On the same day that three statues commemorating Confederate leaders were vandalized at the University of Texas at Austin, campus leaders said they may soon decide whether to remove the statues.
UT-Austin President Greg Fenves announced on Tuesday that he has formed a task force to study the issue. That committee will likely recommend a plan to Fenves this summer. For months, many students have been calling for the statues to come down. That idea has picked up support since the fatal shooting of nine people inside a black church in South Carolina last week sparked national debate about Confederate symbols across the South.
“This is a passionate issue,” UT-Austin Vice President of Diversity Gregory Vincent, who will chair the task force, said at a press conference. “It strikes at the core of what does history mean, and what does it mean today to live in a diverse society.”
The committee’s full membership won’t be announced until Wednesday.
“I deeply understand the concerns of our students who have raised the issue,” Fenves said in a statement. “I have been working closely with them to consider the range of options that recognize the impact that statue has on our students and the need for us to understand and learn from our history.”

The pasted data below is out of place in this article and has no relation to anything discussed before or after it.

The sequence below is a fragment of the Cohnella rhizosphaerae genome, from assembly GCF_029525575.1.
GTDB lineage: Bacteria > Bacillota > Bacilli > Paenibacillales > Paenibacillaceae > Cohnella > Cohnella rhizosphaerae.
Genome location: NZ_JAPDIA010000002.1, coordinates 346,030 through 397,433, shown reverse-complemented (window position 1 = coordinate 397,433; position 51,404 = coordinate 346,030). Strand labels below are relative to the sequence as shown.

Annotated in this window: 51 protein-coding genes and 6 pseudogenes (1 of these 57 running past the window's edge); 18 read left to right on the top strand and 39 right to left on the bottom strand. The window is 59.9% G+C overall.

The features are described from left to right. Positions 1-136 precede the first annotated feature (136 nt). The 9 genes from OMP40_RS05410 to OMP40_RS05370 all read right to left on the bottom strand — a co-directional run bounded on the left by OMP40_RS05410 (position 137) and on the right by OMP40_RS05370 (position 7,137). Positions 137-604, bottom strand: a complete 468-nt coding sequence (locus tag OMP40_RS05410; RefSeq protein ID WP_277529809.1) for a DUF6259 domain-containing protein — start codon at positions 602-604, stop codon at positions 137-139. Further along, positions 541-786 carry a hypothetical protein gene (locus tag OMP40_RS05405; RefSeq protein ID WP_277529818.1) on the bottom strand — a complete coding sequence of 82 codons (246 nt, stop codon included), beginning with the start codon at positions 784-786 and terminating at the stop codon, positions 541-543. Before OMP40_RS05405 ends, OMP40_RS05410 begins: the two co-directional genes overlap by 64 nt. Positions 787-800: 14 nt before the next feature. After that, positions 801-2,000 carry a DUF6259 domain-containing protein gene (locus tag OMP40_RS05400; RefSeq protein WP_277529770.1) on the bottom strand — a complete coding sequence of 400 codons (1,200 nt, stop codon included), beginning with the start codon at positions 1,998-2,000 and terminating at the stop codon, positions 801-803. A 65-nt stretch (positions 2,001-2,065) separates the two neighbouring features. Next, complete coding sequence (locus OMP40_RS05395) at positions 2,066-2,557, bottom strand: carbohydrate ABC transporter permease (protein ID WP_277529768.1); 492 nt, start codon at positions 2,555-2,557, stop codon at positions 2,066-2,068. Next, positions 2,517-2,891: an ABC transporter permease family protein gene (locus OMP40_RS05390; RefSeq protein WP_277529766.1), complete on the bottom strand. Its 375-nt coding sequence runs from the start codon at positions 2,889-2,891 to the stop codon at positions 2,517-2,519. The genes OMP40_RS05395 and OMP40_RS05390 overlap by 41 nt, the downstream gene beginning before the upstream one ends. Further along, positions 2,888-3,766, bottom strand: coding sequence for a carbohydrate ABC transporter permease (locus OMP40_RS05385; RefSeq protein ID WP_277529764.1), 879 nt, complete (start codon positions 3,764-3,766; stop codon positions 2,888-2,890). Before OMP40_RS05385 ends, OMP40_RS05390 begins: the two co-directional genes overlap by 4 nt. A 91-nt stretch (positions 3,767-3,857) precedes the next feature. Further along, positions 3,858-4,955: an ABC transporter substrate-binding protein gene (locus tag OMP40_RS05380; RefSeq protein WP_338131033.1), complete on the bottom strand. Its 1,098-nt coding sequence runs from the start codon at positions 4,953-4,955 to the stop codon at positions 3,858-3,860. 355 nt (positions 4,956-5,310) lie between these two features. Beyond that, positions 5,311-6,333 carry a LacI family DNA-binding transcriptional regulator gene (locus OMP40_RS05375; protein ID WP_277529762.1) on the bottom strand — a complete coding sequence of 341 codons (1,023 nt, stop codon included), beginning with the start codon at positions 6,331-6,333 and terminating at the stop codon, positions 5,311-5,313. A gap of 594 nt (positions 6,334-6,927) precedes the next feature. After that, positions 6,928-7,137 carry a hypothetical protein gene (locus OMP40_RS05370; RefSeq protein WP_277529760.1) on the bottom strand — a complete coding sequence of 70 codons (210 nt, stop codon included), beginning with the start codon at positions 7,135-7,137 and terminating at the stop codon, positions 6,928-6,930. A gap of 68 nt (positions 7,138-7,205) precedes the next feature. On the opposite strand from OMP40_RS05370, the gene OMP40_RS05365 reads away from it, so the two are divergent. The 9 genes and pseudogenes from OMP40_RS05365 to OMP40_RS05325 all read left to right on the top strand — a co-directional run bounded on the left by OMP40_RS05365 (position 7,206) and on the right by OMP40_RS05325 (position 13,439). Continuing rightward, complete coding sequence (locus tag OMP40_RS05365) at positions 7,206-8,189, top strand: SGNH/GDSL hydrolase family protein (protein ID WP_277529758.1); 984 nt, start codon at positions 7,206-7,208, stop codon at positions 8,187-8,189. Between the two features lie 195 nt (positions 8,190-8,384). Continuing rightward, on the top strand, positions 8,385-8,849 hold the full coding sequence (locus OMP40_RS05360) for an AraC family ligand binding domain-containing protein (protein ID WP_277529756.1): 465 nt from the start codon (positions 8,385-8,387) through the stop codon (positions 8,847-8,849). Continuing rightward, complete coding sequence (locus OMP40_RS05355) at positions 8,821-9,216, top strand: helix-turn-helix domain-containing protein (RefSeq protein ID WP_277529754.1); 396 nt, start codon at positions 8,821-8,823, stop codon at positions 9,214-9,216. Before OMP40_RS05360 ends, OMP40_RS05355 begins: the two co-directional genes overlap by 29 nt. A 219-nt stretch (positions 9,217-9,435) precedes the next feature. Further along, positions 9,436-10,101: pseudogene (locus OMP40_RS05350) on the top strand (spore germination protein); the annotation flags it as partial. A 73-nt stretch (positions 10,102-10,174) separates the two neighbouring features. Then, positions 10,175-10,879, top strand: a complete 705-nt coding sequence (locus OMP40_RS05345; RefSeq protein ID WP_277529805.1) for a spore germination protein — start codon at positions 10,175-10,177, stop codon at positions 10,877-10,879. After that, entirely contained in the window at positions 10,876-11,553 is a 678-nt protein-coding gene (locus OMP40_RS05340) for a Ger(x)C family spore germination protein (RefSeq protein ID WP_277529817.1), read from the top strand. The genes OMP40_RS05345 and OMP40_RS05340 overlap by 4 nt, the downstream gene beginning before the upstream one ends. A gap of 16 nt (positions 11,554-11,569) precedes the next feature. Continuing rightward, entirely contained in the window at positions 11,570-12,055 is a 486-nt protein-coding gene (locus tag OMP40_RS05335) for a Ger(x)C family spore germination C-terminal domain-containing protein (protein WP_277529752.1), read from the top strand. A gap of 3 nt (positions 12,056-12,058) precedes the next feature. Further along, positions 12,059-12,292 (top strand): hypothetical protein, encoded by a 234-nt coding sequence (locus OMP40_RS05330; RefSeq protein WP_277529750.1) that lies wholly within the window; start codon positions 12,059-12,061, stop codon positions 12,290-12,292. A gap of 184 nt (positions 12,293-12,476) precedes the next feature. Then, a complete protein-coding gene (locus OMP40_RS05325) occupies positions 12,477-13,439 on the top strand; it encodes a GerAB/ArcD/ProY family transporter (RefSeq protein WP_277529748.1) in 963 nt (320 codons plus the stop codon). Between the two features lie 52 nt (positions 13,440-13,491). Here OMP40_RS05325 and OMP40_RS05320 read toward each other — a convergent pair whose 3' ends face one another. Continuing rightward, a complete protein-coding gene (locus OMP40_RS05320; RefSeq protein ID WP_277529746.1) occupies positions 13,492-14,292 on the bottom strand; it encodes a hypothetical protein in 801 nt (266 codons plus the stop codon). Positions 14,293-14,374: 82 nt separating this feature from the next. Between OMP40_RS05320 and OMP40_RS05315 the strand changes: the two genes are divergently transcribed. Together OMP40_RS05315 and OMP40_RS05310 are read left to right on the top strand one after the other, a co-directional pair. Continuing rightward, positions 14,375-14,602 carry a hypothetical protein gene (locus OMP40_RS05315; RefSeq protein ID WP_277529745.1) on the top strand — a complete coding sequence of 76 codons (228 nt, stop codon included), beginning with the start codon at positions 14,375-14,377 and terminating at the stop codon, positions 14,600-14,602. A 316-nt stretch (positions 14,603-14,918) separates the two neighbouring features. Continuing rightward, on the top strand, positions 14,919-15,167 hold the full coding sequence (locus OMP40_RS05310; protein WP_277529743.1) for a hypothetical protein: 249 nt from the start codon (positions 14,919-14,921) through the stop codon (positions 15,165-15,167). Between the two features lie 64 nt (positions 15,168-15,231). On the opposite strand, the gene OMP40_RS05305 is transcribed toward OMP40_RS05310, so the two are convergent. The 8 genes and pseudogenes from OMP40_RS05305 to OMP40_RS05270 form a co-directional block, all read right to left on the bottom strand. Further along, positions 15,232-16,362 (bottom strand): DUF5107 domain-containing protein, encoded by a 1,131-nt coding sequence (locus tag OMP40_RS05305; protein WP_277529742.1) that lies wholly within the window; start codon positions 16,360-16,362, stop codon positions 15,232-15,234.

There are three statues commemorating Confederate leaders on UT’s South Mall. In March, the school’s elected student assembly voted overwhelmingly in favor of a resolution asking administrators to remove the most controversial one, of Confederate president Jefferson Davis.
That statue, plus ones of generals Robert E. Lee and Albert Sidney Johnston, were tagged with the words “Black Lives Matter” overnight Monday. The Davis graffiti also contained the phrase “Bump All the Chumps.” Maintenance workers had removed the red paint by Tuesday afternoon.
That graffiti has been accompanied by more formal outcry. An online petition asking for the removal of the Davis’ statue collected more than 1,500 signature within 24 hours Sunday.
Vincent said his committee will work to ensure that “all voices are heard” before a decision is made. He compared the process to one that took place when the school renamed a dorm originally named for a former UT law professor and Ku Klux Klan organizer William Stewart Simkins. The dorm is now called Creekside Residence Hall.
Vincent declined to say whether he thought the statue should be removed, saying he didn’t want to influence the task force. But he said he was opposed to vandalizing the statues in the meantime.
“There are other means to get your point across,” he said.
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